To assess the longitudinal impacts of cross-sex contact quality, we will collect questionnaire measures at three time points: the first week of classes (baseline), eight weeks into classes (intermediate measures) and the last week of classes (final outcomes). During the first and last week of classes we will collect measures of important psychological factors associated with academic success including belonging, self-efficacy, confidence in abilities, identification, and intentions to persist in their STEM major. Five weeks into classes we will collect measures of the quantity and quality of cross-sex contact. We implement this longitudinal design because it will allow us to examine changes in belonging, self-efficacy, etc. over the course of the semester (from the first week to the last week) and most importantly, the extent to which changes in these factors can be explained by the quality of women's cross-sex contact experiences.

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Brittany Kos, ATLAS

Computer science is 'hard': Uncovering cultural identities within introductory computing courses.

The purpose of this study is to understand how cultural norms permeate introductory computing courses and recognize how students adopt or reject these identities in their academic careers. This study will focus on 2 introductory computing classes that serve three major degree programs: 1. B.S. in Technology, Arts, and Media (TAM-BS), 2. B.S. in Computer Science (CS-BS), and 3. B.A. in Computer Science (CS-BA). Each of these degree programs attracts a different type of student, but also have significant overlap in their degree requirements with one another. All three of these programs share similar first years, since all students are required to take CS1: Introductory Programming (CSCI 1300), CS2: Data Structures (CSCI 2270), and Calculus 1 and 2. Students are required to take these early in their academic careers, since they are often prerequisites in more difficult or upper-division courses. This study will focus on these two classes and the impact they have on student’s academic careers.

This study has three intersecting conceptual frameworks: Communities of Practice, Becoming an Engineer, and Mediated Discourse Analysis. These frameworks will be employed to gain a full understanding of a student’s trajectory through the introductory classes of the three degree programs.

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Susan Miller, School of Education

Computational thinking for undergraduate students in the context of preservice teacher education.

The purpose of this project is to research undergraduate students’ conceptions of computational thinking before and after completing computational thinking activities. This research will be accomplished in three steps. First, I plan to develop and administer a survey to undergraduate students to help me understand the ways in which undergraduate students currently conceptualize computational thinking. Second, I plan to develop a set of computational thinking course activities designed for undergraduate students who are pursuing licensure in secondary science and mathematics. These students will use the computational thinking activities as a means to design and explore ways in which technology can be used to solve complex problems through modeling. Specifically, these activities will be designed to supplement existing methods activities through the addition of visual programming skills with the goal of increasing computational thinking skills. The goal of these activities will be to support undergraduate students pursuing licensure as a secondary math or science teacher in bringing computational thinking skills to their own classrooms in a variety of ways.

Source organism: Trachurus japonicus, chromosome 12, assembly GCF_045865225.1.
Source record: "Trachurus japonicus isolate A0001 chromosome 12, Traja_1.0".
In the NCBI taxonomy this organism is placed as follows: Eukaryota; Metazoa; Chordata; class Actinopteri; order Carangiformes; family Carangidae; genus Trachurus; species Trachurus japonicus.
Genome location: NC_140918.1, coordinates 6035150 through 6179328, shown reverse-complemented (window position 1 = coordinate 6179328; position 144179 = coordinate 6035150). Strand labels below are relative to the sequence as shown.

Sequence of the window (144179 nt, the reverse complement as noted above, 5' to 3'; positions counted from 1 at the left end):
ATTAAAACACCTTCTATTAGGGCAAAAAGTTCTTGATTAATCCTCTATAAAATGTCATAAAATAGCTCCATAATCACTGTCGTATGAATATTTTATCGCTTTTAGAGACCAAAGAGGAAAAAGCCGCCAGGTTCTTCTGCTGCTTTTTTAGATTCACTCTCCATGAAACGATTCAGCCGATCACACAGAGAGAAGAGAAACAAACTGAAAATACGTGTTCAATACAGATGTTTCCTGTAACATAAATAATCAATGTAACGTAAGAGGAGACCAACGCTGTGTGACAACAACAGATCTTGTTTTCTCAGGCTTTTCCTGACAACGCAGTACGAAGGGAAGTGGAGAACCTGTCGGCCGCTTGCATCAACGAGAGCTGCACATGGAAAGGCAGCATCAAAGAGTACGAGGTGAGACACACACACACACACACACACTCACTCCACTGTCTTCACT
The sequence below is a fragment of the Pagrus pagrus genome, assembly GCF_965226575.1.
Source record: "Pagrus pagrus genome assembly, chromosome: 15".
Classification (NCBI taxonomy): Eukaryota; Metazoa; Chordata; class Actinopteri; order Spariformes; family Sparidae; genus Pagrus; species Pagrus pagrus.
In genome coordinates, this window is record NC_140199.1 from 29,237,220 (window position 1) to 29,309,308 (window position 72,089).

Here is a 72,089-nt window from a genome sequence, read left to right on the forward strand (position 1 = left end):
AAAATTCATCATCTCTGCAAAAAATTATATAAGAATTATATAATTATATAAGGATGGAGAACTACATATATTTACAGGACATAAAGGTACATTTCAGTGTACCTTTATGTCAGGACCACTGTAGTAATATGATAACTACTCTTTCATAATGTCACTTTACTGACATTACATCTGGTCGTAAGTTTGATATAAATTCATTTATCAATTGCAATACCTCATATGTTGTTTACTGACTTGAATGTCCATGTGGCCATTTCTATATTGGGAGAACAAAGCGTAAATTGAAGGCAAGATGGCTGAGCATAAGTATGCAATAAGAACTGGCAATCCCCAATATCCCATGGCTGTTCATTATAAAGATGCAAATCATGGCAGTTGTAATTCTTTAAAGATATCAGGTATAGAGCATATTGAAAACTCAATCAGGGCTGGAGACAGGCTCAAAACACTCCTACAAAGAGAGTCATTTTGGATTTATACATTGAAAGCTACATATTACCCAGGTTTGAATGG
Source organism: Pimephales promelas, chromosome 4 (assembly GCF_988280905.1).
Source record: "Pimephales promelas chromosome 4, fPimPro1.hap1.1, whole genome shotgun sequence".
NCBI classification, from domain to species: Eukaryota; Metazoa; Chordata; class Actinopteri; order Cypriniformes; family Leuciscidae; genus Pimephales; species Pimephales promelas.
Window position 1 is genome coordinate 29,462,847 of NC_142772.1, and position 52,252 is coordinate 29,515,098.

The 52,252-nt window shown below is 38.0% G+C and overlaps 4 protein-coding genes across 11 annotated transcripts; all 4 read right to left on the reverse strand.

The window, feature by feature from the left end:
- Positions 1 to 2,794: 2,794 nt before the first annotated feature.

This project will enable me to answer these research questions:

  • In what ways do undergraduate students currently conceptualize computational thinking?

  • In what ways are undergraduate students’ conceptualizations of computational thinking malleable as a result of additional undergraduate activities?

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Jane Barker, S Psychology & Neuroscience

Developing skills to persist and succeed in STEM: Comparing self-directedness, learning, curiosity, and persistence in more- and less-structured Science Discovery Camps.

The proposed research tests the effectiveness of an intervention designed to increase self-directedness in children in informal STEM learning environments. We have conducted an initial study at CU, which shows that the more time children spend in less-structured activities in their daily lives, the better their ability to set goals for themselves and reach them. Conversely, the more time children spend in adult-structured activities, the worse these self-directed abilities. These findings are promising, and they may have broad implications given that such abilities in childhood predict a range of important life outcomes, including performance in STEM education. However, an experimental study is needed to address causal questions, potential for intervention, and implications for informal STEM learning environments.

We will test the impact of manipulating the amount of time children spend in more- and lessstructured activities, in an ecologically-valid, rich setting that nonetheless affords excellent experimental control: the CU Science Discovery summer camps, which bridge STEM disciplines to connect K-12 students and teachers to hands-on science experiences, impacting more than 20,000 individuals each year. We will collaborate with Science Discovery to develop, teach, and assess intervention fidelity in four sessions of week-long camps. Children who enroll will be randomly assigned to a structured or less-structured version of one of two camps: a "Science of Toys" camp for 6-8 year olds (N = 32; 16 per condition), or a "Toy Engineering" camp for 8-10 year olds (N = 32; 16 per condition). In the more-structured camps, an adult will instruct and guide children on what and how to build, while in the less-structured camps, children will decide what and how to build. We will compare self-directedness, scientific learning, curiosity, and persistence between the two groups.

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View Past Chancellor's Awardees